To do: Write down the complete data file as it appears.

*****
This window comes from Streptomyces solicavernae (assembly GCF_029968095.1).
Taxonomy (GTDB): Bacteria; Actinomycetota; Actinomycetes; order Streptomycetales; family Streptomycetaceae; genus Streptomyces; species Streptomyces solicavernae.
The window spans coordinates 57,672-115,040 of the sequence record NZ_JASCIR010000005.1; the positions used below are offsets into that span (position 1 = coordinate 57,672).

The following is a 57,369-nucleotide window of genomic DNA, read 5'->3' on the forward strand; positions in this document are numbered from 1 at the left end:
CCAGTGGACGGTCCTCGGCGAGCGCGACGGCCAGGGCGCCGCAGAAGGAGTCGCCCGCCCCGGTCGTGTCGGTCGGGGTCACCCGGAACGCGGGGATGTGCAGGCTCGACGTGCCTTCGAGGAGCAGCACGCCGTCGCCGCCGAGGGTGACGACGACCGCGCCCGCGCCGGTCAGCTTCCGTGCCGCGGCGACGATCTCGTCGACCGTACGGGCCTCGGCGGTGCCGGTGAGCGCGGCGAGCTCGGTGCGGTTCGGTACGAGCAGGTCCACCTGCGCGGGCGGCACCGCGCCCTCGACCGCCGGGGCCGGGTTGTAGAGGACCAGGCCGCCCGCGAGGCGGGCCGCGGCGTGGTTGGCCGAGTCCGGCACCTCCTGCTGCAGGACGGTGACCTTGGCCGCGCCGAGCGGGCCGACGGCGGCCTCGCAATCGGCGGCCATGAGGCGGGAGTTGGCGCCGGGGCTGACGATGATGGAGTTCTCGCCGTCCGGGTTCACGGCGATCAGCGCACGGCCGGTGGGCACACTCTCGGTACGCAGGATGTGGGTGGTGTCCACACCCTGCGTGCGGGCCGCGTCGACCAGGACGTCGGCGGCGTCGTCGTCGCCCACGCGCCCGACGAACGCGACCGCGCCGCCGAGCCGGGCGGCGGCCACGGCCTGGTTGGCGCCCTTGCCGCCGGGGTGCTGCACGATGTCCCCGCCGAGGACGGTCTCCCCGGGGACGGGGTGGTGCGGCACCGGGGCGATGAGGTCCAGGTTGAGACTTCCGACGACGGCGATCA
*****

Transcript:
This window comes from Streptomyces solicavernae (assembly GCF_029968095.1).
Taxonomy (GTDB): Bacteria; Actinomycetota; Actinomycetes; order Streptomycetales; family Streptomycetaceae; genus Streptomyces; species Streptomyces solicavernae.
The window spans coordinates 57,672-115,040 of the sequence record NZ_JASCIR010000005.1; the positions used below are offsets into that span (position 1 = coordinate 57,672).

The following is a 57,369-nucleotide window of genomic DNA, read 5'->3' on the forward strand; positions in this document are numbered from 1 at the left end:
CCAGTGGACGGTCCTCGGCGAGCGCGACGGCCAGGGCGCCGCAGAAGGAGTCGCCCGCCCCGGTCGTGTCGGTCGGGGTCACCCGGAACGCGGGGATGTGCAGGCTCGACGTGCCTTCGAGGAGCAGCACGCCGTCGCCGCCGAGGGTGACGACGACCGCGCCCGCGCCGGTCAGCTTCCGTGCCGCGGCGACGATCTCGTCGACCGTACGGGCCTCGGCGGTGCCGGTGAGCGCGGCGAGCTCGGTGCGGTTCGGTACGAGCAGGTCCACCTGCGCGGGCGGCACCGCGCCCTCGACCGCCGGGGCCGGGTTGTAGAGGACCAGGCCGCCCGCGAGGCGGGCCGCGGCGTGGTTGGCCGAGTCCGGCACCTCCTGCTGCAGGACGGTGACCTTGGCCGCGCCGAGCGGGCCGACGGCGGCCTCGCAATCGGCGGCCATGAGGCGGGAGTTGGCGCCGGGGCTGACGATGATGGAGTTCTCGCCGTCCGGGTTCACGGCGATCAGCGCACGGCCGGTGGGCACACTCTCGGTACGCAGGATGTGGGTGGTGTCCACACCCTGCGTGCGGGCCGCGTCGACCAGGACGTCGGCGGCGTCGTCGTCGCCCACGCGCCCGACGAACGCGACCGCGCCGCCGAGCCGGGCGGCGGCCACGGCCTGGTTGGCGCCCTTGCCGCCGGGGTGCTGCACGATGTCCCCGCCGAGGACGGTCTCCCCGGGGACGGGGTGGTGCGGCACCGGGGCGATGAGGTCCAGGTTGAGACTTCCGACGACGGCGATCA